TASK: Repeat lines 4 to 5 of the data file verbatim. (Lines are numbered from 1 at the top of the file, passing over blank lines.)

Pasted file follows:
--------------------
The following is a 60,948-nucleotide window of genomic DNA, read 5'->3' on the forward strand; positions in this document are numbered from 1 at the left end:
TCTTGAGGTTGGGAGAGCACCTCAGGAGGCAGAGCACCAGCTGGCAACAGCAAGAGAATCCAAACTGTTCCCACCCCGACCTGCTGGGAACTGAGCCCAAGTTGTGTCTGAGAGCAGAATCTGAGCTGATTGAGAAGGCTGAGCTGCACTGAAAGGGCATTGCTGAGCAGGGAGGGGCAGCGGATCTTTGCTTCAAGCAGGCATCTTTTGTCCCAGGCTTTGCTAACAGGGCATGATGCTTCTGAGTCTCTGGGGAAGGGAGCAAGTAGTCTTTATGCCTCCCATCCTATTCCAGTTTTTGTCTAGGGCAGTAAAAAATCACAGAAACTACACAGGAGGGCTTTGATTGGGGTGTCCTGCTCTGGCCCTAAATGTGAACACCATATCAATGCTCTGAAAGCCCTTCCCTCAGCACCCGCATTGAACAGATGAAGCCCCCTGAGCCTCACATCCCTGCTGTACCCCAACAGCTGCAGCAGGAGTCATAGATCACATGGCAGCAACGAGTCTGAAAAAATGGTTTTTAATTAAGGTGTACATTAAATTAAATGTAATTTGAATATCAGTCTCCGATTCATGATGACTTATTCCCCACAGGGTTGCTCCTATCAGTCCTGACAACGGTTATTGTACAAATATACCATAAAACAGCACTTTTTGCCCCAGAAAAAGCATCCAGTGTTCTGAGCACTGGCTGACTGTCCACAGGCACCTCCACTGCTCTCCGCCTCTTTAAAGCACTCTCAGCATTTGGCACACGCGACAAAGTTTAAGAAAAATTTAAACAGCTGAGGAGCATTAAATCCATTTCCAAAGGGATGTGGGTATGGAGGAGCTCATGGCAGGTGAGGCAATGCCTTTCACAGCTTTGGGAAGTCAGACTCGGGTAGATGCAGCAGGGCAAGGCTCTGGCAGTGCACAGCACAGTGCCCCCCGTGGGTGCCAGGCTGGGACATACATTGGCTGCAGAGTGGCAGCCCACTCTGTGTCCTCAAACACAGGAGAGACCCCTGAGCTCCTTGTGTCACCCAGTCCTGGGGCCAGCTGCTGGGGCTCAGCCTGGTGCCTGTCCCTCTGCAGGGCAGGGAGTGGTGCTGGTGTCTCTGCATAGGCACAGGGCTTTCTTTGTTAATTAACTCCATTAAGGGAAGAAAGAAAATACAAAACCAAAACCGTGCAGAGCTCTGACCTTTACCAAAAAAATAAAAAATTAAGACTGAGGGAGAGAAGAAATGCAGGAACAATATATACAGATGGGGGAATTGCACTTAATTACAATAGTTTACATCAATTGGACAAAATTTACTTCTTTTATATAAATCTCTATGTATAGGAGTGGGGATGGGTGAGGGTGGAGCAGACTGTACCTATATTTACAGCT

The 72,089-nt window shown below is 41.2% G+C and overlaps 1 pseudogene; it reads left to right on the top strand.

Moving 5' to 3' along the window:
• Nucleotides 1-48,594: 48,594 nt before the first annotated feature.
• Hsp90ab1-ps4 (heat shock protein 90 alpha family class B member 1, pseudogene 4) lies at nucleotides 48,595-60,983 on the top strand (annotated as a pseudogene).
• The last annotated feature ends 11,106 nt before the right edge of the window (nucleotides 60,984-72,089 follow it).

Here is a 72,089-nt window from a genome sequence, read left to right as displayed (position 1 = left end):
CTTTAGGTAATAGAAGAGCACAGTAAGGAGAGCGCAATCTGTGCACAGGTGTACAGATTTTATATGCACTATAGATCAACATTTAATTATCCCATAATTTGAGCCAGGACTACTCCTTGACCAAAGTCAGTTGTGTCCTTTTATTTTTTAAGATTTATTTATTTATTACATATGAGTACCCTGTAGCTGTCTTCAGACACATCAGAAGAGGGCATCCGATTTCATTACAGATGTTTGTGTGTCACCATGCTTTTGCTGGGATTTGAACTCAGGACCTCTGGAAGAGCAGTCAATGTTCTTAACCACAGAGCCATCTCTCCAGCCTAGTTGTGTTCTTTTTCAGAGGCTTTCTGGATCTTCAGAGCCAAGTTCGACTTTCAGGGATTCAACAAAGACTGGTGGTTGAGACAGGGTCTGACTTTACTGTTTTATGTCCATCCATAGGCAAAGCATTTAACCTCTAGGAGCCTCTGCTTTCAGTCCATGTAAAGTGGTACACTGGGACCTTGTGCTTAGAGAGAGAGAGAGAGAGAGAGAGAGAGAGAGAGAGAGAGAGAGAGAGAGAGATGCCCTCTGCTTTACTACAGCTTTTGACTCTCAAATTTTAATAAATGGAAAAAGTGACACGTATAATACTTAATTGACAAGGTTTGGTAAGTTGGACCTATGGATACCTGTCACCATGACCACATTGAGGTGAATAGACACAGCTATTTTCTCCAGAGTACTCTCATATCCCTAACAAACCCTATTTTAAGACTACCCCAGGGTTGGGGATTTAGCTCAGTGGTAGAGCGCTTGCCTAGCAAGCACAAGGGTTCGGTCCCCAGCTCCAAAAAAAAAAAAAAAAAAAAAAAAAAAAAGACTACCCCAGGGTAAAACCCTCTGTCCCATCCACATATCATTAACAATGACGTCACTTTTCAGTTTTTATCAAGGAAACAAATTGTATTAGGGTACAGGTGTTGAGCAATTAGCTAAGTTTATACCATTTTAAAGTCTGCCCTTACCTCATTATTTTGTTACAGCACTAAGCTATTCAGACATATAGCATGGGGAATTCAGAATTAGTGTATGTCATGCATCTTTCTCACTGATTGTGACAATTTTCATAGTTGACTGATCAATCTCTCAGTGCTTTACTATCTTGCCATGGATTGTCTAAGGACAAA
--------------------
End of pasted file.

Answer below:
Moving 5' to 3' along the window:
• Nucleotides 1-48,594: 48,594 nt before the first annotated feature.